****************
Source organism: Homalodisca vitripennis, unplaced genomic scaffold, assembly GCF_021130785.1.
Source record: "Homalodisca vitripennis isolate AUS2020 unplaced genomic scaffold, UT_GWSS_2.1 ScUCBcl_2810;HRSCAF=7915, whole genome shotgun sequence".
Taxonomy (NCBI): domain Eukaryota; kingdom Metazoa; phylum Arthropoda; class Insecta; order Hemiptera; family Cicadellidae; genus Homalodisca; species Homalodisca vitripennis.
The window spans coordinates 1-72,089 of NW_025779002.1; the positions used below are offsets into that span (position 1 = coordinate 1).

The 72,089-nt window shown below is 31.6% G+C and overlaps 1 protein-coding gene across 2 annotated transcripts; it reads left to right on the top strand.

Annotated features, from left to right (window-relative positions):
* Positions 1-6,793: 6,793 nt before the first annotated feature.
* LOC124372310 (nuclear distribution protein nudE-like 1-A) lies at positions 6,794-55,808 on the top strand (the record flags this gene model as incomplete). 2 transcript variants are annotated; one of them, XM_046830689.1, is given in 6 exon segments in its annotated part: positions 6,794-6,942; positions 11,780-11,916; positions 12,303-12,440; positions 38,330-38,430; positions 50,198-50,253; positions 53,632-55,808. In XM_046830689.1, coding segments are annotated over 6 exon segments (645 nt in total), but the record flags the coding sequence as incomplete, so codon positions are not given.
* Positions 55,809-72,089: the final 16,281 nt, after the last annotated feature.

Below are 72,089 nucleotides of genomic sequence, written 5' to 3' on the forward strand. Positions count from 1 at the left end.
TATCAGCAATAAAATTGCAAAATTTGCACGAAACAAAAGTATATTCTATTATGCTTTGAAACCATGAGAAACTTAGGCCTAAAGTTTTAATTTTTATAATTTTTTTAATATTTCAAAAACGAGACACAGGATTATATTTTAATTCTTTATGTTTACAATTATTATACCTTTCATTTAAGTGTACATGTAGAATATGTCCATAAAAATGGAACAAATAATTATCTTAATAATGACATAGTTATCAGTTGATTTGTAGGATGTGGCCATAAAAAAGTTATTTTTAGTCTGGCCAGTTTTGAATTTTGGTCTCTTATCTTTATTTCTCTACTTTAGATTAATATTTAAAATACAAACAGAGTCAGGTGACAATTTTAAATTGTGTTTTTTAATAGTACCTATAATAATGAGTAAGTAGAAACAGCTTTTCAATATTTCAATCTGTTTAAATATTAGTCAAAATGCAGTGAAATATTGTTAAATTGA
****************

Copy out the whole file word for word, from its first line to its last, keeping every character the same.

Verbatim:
Source organism: Homalodisca vitripennis, unplaced genomic scaffold, assembly GCF_021130785.1.
Source record: "Homalodisca vitripennis isolate AUS2020 unplaced genomic scaffold, UT_GWSS_2.1 ScUCBcl_2810;HRSCAF=7915, whole genome shotgun sequence".
Taxonomy (NCBI): domain Eukaryota; kingdom Metazoa; phylum Arthropoda; class Insecta; order Hemiptera; family Cicadellidae; genus Homalodisca; species Homalodisca vitripennis.
The window spans coordinates 1-72,089 of NW_025779002.1; the positions used below are offsets into that span (position 1 = coordinate 1).

The 72,089-nt window shown below is 31.6% G+C and overlaps 1 protein-coding gene across 2 annotated transcripts; it reads left to right on the top strand.

Annotated features, from left to right (window-relative positions):
* Positions 1-6,793: 6,793 nt before the first annotated feature.
* LOC124372310 (nuclear distribution protein nudE-like 1-A) lies at positions 6,794-55,808 on the top strand (the record flags this gene model as incomplete). 2 transcript variants are annotated; one of them, XM_046830689.1, is given in 6 exon segments in its annotated part: positions 6,794-6,942; positions 11,780-11,916; positions 12,303-12,440; positions 38,330-38,430; positions 50,198-50,253; positions 53,632-55,808. In XM_046830689.1, coding segments are annotated over 6 exon segments (645 nt in total), but the record flags the coding sequence as incomplete, so codon positions are not given.
* Positions 55,809-72,089: the final 16,281 nt, after the last annotated feature.

Below are 72,089 nucleotides of genomic sequence, written 5' to 3' on the forward strand. Positions count from 1 at the left end.
TATCAGCAATAAAATTGCAAAATTTGCACGAAACAAAAGTATATTCTATTATGCTTTGAAACCATGAGAAACTTAGGCCTAAAGTTTTAATTTTTATAATTTTTTTAATATTTCAAAAACGAGACACAGGATTATATTTTAATTCTTTATGTTTACAATTATTATACCTTTCATTTAAGTGTACATGTAGAATATGTCCATAAAAATGGAACAAATAATTATCTTAATAATGACATAGTTATCAGTTGATTTGTAGGATGTGGCCATAAAAAAGTTATTTTTAGTCTGGCCAGTTTTGAATTTTGGTCTCTTATCTTTATTTCTCTACTTTAGATTAATATTTAAAATACAAACAGAGTCAGGTGACAATTTTAAATTGTGTTTTTTAATAGTACCTATAATAATGAGTAAGTAGAAACAGCTTTTCAATATTTCAATCTGTTTAAATATTAGTCAAAATGCAGTGAAATATTGTTAAATTGA